In this week’s Torah portion, Korach foments an outright rebellion against Moshe and Aharon. He could not have chosen a more opportune moment. After the fiasco of the spies and the decree that the entire generation would die in the wilderness without ever seeing the land, the discontent in the nation made the moment ripe for provoking an uprising.
Two hundred fifty of the most distinguished members of the tribe of Levi joined him as Korach explained to Moshe, “Rav lachem!” It is too much–more than you are entitled to-that you and Aharon have assumed leadership positions while we are resigned to perform the simple Levite services. Moshe responded by throwing back at them the exact same words, “Rav lachem, Bnei Levi” (verse 7) “It is more than enough for you.” Moshe told them that they had already been given great honor as Levites and they should not be demanding more.
This seemed to be a very appropriate and fair response. However, the Talmud in Sota tells us in the name of R’ Levi that Moshe was severely punished for reprimanding Korach and his followers in this manner. When Moshe implored Hashem that he be allowed to enter the promised land, Hashem responded with the exact same expression, “Rav lach” (Devarim chapter 3; verse 26), “It is too much for you. Do not continue to speak to me further about this matter”. The Talmud tells us that Hashem denied him his request because Moshe had responded to Korach’s rebellion with these unduly harsh words.
The commentaries are perplexed. Surely Moshe was correct in countering Korach’s challenge by admonishing him to be grateful for the prestige he already enjoyed. Why then was he punished so severely for using the expression “rav lachem?”
The commentaries explain that Moshe was correct in standing firm against Korach’s rebellion, but he overlooked an important facet in Korach’s motivation. Although Korach was driven by raw ambition-the desire to assume the mantle of leadership and achieve prominence among the people-there was also a strain of a genuine desire to serve Hashem on a more sublime and intimate level. By being able to offer the incense in the Sanctuary, he would be able to connect to Hashem in a uniquely special way. Moshe should have acknowledged that desire as something positive and genuine.
True, Korach’s rebellion was primarily fueled by his own self-interest and his recalcitrance warranted the severest punishment imaginable. However, the words ‘rav lach’ that implied that his spiritual aspirations should be restricted were inappropriate. Therefore, when Moshe aspired to achieve even greater heights by entering the promised land and fulfilling the mitzvos associated with it, Hashem rejected his impassioned entreaty with the same words Moshe had used to Korach.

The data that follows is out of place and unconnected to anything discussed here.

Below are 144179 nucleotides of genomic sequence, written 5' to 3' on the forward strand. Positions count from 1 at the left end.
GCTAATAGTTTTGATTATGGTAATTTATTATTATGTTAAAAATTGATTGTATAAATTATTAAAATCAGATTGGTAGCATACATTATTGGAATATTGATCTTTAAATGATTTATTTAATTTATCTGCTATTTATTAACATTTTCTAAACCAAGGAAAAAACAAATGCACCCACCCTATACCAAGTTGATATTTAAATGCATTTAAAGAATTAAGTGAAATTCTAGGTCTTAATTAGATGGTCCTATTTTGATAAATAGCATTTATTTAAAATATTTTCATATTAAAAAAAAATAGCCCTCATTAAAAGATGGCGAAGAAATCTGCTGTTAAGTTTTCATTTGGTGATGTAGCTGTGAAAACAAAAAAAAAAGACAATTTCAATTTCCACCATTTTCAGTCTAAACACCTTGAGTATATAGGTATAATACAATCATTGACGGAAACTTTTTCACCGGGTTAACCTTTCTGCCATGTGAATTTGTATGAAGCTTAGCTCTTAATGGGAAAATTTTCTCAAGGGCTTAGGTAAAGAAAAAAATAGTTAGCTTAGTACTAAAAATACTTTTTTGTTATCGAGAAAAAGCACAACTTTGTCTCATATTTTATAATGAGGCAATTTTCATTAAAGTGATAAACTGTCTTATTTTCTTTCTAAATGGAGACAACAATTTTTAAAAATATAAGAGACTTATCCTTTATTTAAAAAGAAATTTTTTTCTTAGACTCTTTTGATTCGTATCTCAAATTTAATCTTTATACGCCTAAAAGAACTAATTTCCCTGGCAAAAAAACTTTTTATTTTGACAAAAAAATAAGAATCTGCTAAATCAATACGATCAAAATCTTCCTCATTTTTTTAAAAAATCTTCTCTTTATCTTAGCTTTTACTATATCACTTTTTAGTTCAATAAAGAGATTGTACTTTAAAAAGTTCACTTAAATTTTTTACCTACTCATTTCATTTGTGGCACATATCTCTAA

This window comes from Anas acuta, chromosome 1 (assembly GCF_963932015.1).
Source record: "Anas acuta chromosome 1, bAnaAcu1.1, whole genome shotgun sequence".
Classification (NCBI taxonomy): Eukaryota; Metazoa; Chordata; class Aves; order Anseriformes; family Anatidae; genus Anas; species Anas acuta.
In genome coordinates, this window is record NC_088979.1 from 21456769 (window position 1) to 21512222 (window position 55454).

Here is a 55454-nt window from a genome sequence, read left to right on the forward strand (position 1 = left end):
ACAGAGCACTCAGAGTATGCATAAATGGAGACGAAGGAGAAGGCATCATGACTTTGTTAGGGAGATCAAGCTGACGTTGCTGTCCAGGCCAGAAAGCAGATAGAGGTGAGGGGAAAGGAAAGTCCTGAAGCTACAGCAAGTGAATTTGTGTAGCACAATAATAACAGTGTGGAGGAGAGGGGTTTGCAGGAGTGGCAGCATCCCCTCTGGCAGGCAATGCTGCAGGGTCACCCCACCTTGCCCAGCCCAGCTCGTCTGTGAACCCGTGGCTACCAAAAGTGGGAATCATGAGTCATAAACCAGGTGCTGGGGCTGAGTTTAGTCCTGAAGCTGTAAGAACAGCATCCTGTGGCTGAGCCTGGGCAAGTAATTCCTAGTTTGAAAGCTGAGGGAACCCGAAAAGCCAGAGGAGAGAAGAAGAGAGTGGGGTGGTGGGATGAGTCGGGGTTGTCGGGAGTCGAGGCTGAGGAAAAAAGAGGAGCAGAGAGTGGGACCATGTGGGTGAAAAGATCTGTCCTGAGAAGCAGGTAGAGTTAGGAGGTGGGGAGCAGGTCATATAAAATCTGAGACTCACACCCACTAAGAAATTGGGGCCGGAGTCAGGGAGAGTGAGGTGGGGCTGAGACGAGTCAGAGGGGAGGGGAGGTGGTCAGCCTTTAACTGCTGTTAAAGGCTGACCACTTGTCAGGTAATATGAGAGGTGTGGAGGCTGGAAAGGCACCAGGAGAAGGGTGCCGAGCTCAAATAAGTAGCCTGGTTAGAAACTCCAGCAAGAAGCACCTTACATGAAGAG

I recall from my youth in Manchester, England, that our next-door neighbors were Reform Jews who had little reverence for our sacred traditions. When walking home from shul one Shabbos, we saw them pulling out of their driveway on their way to their Shabbat temple services. My father remarked to me that even though they were publicly desecrating the Shabbos, they would nevertheless be rewarded for devoting their Saturday morning to connecting to Hashem in the manner they understood to be correct. In the celestial worlds, good intentions are measured and acknowledged appropriately.
Korach had committed a dastardly act and the earth was about to swallow him up for his heinous sin-a punishment that was unprecedented and never again duplicated. Nevertheless his spiritual stirrings should not have been so sharply brushed aside.
In our own lives, we too encounter many groups and individuals who challenge our traditional ways with the professed objective of enhancing a Jew’s spiritual connection to the Divine. While we may vehemently oppose their religious choices, we should not condemn them personally. As this Chazal teaches us, a Jew’s religious stirrings, however misguided, deserve recognition. Instead of summarily discounting them, let us acknowledge the genuine elements within those streams while opposing the misguided actions, remaining hopeful that the positive elements will ultimately prompt a true spiritual awakening.
Wishing you a wonderful Shabbos.
Rabbi Naftali Reich Text Copyright © 2012 by Rabbi Naftali Reich and Torah.org.
Rabbi Reich is on the faculty of the Ohr Somayach Tanenbaum Education Center.